# Strange behavior of TempoClock setTempoAtBeat

Hello,
I am relaying a question from Thor Magnusson regarding the behavior
of TempoClock when setting tempo at next beat.
For both me and Thor, setting the tempo to a lower (i.e. slower) beat value,
stops the scheduled function. Resetting it to the previous value starts it again.
Additionally, the function gets scheduled several times at once for the first beat.
(In this example audible as: creates many synths).

Cheers,
Iannis Zannos

``````SynthDef(\click, {arg freq=50; Out.ar(0, Ringz.ar(Impulse.ar(0.1), [freq, freq+1], 0.1) * Line.ar(1,0,0.1,1,0,2))}).add

//:
(
// get elapsed time, round up to next second
v = Main.elapsedTime.ceil;

// create two clocks in a 5:2 relation, starting at time v.
t = TempoClock(1, 0, v);
u = TempoClock(0.4, 0, v);

// start two functions at beat zero in each clock.
t.schedAbs(0, { arg beat, sec; Synth(\click, [\freq, 950]); 1 });
u.schedAbs(0, { arg beat, sec; Synth(\click, [\freq, 350]); 1 });
)
//:

// Setting the tempo to a lower value stops the scheduling
// Resetting the tempo to the earlier value starts it again.

u.setTempoAtBeat(1, 1) // continues working
u.setTempoAtBeat(3, 1) // continues working

u.setTempoAtBeat(2, 1) // STOPS!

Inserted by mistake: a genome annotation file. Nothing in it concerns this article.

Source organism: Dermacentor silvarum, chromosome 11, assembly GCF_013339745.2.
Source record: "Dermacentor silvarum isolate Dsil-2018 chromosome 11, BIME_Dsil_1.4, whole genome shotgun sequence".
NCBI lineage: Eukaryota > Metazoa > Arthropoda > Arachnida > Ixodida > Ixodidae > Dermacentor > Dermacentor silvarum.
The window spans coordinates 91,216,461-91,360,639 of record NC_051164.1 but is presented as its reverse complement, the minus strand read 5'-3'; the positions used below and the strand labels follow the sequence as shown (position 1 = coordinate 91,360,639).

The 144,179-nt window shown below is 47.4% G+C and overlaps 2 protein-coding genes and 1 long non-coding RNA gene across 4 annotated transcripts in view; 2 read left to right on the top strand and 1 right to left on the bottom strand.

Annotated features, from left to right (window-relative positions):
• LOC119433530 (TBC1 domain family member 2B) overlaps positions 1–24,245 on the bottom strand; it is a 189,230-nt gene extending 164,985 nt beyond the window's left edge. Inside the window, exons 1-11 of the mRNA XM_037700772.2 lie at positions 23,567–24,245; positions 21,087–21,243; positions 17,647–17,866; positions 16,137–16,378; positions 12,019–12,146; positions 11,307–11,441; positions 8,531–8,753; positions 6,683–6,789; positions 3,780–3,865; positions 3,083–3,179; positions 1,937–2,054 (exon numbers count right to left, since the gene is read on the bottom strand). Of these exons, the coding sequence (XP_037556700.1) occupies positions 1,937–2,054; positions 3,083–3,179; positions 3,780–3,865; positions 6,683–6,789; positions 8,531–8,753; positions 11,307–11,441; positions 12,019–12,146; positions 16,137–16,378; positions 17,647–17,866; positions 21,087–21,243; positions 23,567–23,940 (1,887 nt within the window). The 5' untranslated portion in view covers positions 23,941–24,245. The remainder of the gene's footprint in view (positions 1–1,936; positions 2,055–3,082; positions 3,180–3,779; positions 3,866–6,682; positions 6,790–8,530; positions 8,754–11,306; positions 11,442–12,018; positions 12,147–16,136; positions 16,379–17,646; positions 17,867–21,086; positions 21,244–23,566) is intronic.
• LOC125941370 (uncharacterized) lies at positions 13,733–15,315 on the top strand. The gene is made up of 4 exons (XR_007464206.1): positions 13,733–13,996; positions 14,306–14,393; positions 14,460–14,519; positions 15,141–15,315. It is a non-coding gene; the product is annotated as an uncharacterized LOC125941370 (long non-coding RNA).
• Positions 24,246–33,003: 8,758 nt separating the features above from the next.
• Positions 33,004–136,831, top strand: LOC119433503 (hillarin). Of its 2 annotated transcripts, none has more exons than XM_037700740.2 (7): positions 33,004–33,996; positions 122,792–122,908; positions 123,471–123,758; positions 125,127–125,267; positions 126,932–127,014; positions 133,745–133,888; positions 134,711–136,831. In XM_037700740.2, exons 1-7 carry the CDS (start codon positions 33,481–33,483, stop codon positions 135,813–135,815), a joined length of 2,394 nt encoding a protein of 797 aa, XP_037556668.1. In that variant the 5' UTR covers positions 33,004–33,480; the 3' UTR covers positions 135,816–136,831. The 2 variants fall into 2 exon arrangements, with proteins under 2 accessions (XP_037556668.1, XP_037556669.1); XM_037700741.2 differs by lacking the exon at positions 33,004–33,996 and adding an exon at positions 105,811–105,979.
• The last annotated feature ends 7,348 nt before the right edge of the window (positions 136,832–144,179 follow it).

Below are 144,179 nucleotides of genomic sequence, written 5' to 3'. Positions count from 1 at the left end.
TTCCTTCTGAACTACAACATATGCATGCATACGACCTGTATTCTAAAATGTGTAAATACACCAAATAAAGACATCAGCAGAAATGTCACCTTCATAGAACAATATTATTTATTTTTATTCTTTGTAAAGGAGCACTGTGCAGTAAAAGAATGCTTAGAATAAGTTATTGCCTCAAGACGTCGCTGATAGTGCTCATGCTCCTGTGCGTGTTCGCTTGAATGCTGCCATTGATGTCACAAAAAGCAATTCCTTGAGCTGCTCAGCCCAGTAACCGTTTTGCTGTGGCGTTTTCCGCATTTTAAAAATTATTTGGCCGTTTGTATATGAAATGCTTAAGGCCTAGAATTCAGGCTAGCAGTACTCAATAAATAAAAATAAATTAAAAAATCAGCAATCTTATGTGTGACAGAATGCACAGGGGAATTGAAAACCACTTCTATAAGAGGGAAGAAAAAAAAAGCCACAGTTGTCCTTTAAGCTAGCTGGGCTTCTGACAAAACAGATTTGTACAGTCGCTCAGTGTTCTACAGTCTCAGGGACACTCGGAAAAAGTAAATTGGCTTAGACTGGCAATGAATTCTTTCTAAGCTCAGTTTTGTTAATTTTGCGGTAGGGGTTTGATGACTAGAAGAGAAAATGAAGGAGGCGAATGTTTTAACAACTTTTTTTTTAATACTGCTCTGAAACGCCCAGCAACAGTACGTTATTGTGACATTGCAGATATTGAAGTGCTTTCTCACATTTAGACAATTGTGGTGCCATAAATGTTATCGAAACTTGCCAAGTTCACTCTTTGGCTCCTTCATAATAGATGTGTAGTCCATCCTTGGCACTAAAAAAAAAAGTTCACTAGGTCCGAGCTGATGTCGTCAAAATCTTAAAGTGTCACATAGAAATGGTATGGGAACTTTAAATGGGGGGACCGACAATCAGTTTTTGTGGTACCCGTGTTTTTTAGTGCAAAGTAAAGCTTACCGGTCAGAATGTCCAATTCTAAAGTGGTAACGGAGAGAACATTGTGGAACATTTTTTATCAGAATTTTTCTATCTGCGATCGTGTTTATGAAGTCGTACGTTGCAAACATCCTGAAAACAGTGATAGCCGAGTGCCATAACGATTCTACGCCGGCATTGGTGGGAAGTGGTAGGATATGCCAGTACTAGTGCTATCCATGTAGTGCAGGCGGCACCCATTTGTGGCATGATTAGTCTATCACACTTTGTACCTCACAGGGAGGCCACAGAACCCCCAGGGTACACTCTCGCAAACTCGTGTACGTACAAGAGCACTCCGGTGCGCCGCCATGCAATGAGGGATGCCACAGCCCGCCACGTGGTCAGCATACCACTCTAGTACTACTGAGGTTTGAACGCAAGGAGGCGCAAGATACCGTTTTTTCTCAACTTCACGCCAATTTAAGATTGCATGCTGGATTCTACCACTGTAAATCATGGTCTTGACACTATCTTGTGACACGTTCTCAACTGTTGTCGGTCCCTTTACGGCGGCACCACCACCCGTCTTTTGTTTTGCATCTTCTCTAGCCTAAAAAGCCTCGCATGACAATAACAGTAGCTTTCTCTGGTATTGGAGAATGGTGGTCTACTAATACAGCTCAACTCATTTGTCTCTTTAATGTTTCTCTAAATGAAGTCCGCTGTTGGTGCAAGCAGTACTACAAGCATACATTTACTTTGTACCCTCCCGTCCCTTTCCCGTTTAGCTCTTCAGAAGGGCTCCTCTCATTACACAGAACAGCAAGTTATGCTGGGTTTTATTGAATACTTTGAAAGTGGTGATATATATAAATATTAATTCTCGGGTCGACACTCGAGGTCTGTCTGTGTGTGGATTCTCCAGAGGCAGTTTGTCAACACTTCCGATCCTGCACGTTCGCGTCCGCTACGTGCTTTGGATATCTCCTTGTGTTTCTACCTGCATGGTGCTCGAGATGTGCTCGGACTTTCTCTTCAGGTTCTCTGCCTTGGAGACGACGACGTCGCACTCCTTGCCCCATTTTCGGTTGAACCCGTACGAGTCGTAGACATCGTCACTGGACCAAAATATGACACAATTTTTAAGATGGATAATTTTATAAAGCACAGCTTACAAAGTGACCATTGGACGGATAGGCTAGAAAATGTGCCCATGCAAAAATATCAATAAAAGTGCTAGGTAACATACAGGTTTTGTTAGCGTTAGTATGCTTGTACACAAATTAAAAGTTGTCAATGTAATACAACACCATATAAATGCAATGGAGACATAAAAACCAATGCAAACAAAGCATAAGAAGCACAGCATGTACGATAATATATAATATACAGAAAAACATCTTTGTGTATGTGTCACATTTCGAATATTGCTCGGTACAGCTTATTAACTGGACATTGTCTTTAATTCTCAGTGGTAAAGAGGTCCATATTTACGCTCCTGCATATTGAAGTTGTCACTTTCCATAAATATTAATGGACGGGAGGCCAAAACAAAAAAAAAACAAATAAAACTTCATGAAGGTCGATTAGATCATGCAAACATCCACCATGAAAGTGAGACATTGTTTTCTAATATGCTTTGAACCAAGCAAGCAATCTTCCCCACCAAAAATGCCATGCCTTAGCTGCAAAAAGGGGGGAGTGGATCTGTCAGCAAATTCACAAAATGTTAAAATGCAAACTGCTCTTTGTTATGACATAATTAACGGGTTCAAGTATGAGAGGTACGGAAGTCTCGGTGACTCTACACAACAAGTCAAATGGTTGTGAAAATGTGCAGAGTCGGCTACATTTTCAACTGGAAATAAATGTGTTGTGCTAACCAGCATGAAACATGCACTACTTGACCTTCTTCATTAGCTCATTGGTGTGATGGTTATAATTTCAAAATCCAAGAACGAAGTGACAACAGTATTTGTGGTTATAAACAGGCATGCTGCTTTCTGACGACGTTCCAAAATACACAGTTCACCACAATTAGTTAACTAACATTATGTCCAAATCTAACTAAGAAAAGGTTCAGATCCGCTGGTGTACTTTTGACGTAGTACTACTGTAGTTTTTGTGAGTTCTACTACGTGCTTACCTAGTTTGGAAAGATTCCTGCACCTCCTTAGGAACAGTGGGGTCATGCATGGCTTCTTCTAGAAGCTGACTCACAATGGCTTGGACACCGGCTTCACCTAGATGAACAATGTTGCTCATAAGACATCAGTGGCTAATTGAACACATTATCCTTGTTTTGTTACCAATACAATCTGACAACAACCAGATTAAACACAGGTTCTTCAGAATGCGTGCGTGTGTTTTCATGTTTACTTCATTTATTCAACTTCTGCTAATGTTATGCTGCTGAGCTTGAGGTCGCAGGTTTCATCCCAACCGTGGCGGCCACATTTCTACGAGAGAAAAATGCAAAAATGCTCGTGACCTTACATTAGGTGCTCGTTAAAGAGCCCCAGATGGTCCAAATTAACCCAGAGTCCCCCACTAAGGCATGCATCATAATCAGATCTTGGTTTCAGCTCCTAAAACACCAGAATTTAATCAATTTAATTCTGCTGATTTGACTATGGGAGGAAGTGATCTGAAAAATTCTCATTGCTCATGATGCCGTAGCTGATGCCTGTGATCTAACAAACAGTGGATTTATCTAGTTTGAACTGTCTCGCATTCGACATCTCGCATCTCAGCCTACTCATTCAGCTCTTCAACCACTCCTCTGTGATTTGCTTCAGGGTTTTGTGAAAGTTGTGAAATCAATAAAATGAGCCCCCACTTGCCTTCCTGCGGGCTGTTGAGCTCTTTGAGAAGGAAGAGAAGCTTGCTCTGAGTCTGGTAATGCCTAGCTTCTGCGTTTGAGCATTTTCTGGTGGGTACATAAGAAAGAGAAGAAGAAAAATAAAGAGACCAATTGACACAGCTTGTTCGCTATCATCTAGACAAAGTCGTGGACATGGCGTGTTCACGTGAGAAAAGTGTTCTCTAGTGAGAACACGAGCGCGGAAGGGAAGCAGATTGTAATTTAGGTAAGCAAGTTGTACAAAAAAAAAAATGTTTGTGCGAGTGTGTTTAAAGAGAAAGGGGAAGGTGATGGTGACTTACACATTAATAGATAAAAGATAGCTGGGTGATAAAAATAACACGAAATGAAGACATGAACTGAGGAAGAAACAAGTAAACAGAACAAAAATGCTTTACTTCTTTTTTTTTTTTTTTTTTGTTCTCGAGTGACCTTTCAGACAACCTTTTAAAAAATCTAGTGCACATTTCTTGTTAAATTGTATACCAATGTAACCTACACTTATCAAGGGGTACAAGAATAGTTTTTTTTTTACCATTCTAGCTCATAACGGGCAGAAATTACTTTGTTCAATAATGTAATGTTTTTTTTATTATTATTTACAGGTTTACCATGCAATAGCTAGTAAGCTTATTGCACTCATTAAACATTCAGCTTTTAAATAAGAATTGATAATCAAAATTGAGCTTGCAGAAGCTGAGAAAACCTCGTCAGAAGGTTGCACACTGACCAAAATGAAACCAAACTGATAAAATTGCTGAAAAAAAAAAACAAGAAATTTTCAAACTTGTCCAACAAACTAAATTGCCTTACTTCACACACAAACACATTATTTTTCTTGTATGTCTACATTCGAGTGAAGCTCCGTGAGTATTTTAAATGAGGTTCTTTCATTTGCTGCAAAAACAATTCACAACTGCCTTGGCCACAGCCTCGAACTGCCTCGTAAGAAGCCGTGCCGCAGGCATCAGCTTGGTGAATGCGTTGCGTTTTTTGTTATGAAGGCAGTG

u.setTempoAtBeat(3, 1) // Starts working again.

``````

The short answer is: in general, you should not use setTempoAtBeat.

Use `tempo_` instead.

The example breaks because e.g. `u.setTempoAtBeat(2, 1)` sets the clock as if it had changed tempo at beat 1. In all likelihood, beat 1 is very, very far in the past.

Let’s say you are now at beat 50. This is 49 beats after the moment when the tempo changed. The “stops” line sets the tempo to 2/3 its previous value, meaning that each beat is 3/2 its previous duration. Assuming 1/3 second per beat (tempo = 3 from the previous line), those 49 beats were 49/3 = 16 1/3 seconds, but they are now 24.5 seconds. So there is an ~8 second discontinuity in the timeline (and the discontinuity will be larger, the further into the future you go).

In general you don’t want this.

The way to avoid this is to change the tempo only now – i.e., where the “beats” value given to setTempoAtBeat is exactly the current time.

This is what `tempo_` does.

So IMO the best advice is to treat setTempoAtBeat as a private method, and avoid calling it directly. The public interface for tempo changing is `tempo_`.

hjh

Thanks James. I tried it and it works just fine.

Iannis